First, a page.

- Document 222 discusses the approach to Japanese officials. Ambassador Johnson subsequently met with Ushiba to review Korean developments. Johnson was informed that Miki would contact the Soviet Ambassador in Tokyo to express his government’s concerns about North Korean actions. (Telegram 4998 from Tokyo, January 25; National Archives and Records Administration, RG 59, Central Files 1967–69, POL 15–1 KOR S) In a January 30 letter Sato responded to President Johnson’s message by expressing his own fears and concerns about the situation in Korea and his commitment to cooperating with the United States to settle the Pueblo crisis and North Korean guerrilla actions. (Telegram 108777 to Tokyo, February 2; ibid.)↩
- In telegram 4279 from Djakarta, January 26, Ambassador Marshall Green informed the Department of his meeting with Indonesia’s Minister of Foreign Affairs Adam Malik, who promised to contact immediately “his ambassador in Pyongyang instructing him to inform NK authorities of Indonesia’s concern and to urge immediate release of Pueblo and crew in order to prevent situation from deteriorating further.” (Ibid., POL 33–6 KOR N–US)↩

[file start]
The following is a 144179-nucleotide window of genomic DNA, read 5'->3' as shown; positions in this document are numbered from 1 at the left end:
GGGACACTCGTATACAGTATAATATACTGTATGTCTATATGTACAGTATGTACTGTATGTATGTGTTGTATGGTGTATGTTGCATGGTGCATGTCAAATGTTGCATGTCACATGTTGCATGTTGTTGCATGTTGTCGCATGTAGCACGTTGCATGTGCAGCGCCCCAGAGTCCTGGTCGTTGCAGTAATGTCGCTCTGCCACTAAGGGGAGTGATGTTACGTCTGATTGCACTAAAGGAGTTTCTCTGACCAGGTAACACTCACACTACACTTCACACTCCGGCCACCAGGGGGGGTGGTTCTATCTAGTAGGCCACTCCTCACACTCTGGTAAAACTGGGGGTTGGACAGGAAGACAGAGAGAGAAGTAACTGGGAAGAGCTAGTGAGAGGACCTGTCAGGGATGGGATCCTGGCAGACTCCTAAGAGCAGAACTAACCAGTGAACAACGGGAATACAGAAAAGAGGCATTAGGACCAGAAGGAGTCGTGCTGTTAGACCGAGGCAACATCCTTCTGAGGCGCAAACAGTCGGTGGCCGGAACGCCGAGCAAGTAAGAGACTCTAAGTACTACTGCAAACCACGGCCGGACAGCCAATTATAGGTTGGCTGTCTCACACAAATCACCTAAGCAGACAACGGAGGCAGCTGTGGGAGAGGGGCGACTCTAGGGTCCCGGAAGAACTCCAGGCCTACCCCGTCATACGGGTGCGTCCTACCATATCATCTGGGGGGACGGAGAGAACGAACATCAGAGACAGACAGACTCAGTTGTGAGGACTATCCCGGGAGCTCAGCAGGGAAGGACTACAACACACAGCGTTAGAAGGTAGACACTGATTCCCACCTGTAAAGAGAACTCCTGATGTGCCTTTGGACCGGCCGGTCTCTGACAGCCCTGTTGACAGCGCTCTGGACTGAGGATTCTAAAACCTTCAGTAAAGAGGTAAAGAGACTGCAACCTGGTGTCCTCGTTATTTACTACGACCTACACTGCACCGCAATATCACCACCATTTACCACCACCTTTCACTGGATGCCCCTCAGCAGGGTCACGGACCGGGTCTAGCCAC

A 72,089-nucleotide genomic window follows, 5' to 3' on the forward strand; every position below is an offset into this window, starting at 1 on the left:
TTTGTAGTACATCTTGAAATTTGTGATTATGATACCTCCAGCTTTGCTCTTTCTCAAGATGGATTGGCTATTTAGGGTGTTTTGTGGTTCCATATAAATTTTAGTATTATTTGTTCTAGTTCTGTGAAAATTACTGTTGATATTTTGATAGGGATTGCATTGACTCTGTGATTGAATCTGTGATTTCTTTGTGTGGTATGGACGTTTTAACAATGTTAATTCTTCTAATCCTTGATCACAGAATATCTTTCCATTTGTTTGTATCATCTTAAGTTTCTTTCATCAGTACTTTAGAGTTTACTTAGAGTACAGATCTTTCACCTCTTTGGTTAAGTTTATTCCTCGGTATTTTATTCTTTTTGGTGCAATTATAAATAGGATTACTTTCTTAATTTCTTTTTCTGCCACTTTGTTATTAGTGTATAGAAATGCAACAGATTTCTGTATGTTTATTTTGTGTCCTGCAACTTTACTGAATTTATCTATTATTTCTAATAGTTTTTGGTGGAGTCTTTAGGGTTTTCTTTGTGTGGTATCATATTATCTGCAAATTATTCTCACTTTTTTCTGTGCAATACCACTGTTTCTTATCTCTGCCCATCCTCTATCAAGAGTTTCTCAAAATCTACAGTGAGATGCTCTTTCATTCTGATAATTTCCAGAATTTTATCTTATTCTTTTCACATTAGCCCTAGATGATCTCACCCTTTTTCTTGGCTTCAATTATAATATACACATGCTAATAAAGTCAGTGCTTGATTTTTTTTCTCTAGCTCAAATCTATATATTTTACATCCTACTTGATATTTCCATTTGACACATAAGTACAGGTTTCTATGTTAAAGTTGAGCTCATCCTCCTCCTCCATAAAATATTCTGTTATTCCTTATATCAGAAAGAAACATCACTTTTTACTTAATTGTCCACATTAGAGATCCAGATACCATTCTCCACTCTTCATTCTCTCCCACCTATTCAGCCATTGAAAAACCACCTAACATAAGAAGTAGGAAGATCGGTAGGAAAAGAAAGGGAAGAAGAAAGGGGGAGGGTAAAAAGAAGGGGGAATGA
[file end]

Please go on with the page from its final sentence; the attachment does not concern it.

- Reference appears to be to President Johnson’s letter to Pakistani President Ayub Khan and the reply thereto. Johnson’s letter requested that Ayub instruct his UN Ambassador, who was also President of the Security Council, to support “a simple resolution of the Security Council expressing concern about the grave situation, calling for strict observance of the Armistice Agreement, and requesting the immediate release of the United States crew and vessel.” (Telegram 104475 to Rawalpindi, January 25; ibid.) In reply, Ayub stated that “Ambassador Shahi is in touch with other members of the Security Council and we earnestly hope that consensus will emerge amongst the members of the Council on the best means to meet the situation.” (Telegram 2969 from Rawalpindi, January 26; ibid.)↩